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In Englishmarker slang, a Croydon facelift (sometimes council house facelift, Essex facelift, or in Northern Irelandmarker a Millie Facelift) is a particular hairstyle worn by young women. The hair is pulled back tight and tied in a bun or ponytail at the back. The supposed result is that the skin of the forehead and face are pulled up and back, producing the effects of a facelift. Traction alopecia, a type of gradual hair loss, can result from using this hairstyle.

This hairstyle is frequently worn by certain young women in the United Kingdom, and is portrayed in the media as belonging to young women from the lower social classes, particularly the Chav (Ned in Scotland, "Millie" in Northern Ireland) culture. Hence the term is considered derogatory because it portrays people from Croydonmarker as being lower class. Croydon can be replaced by the name of any other unfashionable residential area.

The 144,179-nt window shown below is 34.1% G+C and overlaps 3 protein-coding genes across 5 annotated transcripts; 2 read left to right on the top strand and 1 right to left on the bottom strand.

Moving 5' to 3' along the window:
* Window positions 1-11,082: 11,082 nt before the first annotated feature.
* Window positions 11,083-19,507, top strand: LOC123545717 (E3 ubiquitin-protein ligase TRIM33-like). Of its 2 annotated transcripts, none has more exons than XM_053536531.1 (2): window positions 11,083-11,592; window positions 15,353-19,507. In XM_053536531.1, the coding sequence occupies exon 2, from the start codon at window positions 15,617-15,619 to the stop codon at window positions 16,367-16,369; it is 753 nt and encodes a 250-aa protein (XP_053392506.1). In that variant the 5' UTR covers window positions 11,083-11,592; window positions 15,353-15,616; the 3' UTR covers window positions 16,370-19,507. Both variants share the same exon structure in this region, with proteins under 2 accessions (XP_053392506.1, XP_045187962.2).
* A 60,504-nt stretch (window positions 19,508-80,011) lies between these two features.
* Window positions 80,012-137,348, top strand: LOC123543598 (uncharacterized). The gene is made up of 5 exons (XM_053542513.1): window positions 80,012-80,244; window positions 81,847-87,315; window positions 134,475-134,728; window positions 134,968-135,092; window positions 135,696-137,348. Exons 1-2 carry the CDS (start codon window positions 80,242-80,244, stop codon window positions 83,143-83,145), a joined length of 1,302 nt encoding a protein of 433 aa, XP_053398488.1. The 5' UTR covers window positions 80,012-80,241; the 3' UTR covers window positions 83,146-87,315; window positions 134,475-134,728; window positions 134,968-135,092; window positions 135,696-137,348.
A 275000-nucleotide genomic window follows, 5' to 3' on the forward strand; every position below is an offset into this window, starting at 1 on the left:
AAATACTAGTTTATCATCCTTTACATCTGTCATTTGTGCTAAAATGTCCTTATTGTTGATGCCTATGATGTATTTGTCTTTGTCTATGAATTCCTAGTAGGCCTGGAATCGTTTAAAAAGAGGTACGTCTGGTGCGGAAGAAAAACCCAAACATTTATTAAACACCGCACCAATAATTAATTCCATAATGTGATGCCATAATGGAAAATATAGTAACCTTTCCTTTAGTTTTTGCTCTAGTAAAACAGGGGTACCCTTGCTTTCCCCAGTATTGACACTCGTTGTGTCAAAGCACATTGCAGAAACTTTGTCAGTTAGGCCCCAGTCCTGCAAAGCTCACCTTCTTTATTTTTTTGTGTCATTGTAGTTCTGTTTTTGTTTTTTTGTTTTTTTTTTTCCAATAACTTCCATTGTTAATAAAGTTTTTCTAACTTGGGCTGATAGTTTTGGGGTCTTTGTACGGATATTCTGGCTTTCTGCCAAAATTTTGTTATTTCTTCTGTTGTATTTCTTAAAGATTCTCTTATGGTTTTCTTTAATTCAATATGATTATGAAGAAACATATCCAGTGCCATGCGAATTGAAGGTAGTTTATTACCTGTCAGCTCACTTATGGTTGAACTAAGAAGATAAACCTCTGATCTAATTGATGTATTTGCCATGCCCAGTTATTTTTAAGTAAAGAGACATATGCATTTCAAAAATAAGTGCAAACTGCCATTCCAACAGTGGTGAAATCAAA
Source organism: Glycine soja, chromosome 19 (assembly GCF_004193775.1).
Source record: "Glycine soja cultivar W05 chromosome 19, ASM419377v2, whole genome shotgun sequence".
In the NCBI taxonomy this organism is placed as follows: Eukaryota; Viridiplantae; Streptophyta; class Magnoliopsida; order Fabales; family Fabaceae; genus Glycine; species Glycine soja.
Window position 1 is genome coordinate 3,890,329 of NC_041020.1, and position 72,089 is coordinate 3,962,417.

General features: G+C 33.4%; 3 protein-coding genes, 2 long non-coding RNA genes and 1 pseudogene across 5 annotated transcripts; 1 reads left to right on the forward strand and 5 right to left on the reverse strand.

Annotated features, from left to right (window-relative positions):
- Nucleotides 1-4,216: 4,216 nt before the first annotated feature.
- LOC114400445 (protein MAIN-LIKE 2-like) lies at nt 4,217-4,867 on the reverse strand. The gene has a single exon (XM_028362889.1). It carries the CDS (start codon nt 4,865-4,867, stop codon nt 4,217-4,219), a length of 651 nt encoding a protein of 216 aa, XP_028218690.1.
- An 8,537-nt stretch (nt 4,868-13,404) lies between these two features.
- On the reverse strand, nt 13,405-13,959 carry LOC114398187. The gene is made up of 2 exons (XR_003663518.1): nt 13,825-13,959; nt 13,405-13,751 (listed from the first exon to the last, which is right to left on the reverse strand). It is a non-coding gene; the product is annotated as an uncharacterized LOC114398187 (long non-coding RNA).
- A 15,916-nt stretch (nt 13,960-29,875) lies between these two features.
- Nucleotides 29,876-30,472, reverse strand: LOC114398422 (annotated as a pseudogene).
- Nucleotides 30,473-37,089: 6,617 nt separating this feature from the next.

The Croydon Guardian newspaper, however, speculates that the originator of this style may have been the Ancient Egyptian Queen Nefertiti, based on a Channel 4 documentary.

References

  1. Sienna takes a shine to the 'Croydon facelift' | Features | The First Post
  2. "The true hair to the chav throne?", Croydon Guardian, 26th January 2005
  • Brewer's Britain and Ireland, compiled by John Ayto and Ian Crofton, Weidenfeld & Nicolson, 2005, ISBN 0-304-35385-X



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